Nearly three years ago, Alasdair Thompson experienced a very public firing as chief executive of the Employers and Manufacturers Association.
The news of the sacking (he had offered to resign 11 days earlier) — spurred by the furore from his comments on gender-based pay gap on radio and TV — was played across local, international and social media.
He has since then reflected on his personal life and career, which came out in his book Life Changing: Learning from the past; fixing the future in October 2013.
"The reality is my demise in 2011 and the grief that we felt as a family was the best thing that could have happened to me," says Thompson, who now has a consultancy providing advice to businesses and employment relations.
Thompson joined EMA in 1999, New Zealand's largest business membership organisation.
At the time, Employers and Manufacturers Association (EMA) needed to respond to the changes a decade ago before he joined the organisation, such as the introduction of the Employment Contracts Act in 1991. This meant people did not have to belong to a union and could enter into an employment contract between them and the employer.
"It was a major change for the employers, but nothing had been done in the organisation to recognise that change had happened eight years earlier," he says.
Massive reforms across state and the private sector in the 1980s, meanwhile, hit the manufacturers really hard, he says. Up until then they had protection with tariffs and import.
"All of a sudden, that was whipped away from them," he states. "Despite these two changes 12 years before I joined, nothing had changed at EMA, and the organisation by then was becoming largely irrelevant."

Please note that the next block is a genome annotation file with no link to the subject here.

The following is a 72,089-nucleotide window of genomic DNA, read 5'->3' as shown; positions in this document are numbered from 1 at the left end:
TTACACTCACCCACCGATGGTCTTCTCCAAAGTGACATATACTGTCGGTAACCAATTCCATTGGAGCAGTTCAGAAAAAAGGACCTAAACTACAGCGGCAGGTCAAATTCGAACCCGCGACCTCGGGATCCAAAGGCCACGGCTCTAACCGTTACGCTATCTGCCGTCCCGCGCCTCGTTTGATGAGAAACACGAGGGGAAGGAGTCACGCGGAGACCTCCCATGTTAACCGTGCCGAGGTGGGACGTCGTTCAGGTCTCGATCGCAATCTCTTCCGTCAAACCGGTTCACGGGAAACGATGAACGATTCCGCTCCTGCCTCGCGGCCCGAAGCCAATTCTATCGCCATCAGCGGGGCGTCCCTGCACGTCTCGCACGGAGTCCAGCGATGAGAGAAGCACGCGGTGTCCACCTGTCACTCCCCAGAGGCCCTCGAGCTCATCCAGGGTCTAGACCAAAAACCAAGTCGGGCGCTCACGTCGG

Thompson says before he joined, the board had established a clear and simple strategic plan for the "reinvention" of the EMA.
"It was an old organisation that had not reformed very much over its lifetime and especially in the last decade or so when its cheese had been moved," he says, making a reference to the book Who Moved my Cheese?. "It had to find where its cheese is."
Thompson says he got three job offers that week, and chose EMA which offered the lowest pay and the toughest gig. "But it was the one that interested me more because it was right in my area of interest — good public policy," he says.
"I have always supported business," he states. "Business to me was the coming together of people and capital. Capital buys information technology systems, it buys plants. When you get the right mix, and most efficient use of that labour and capital, you do well.
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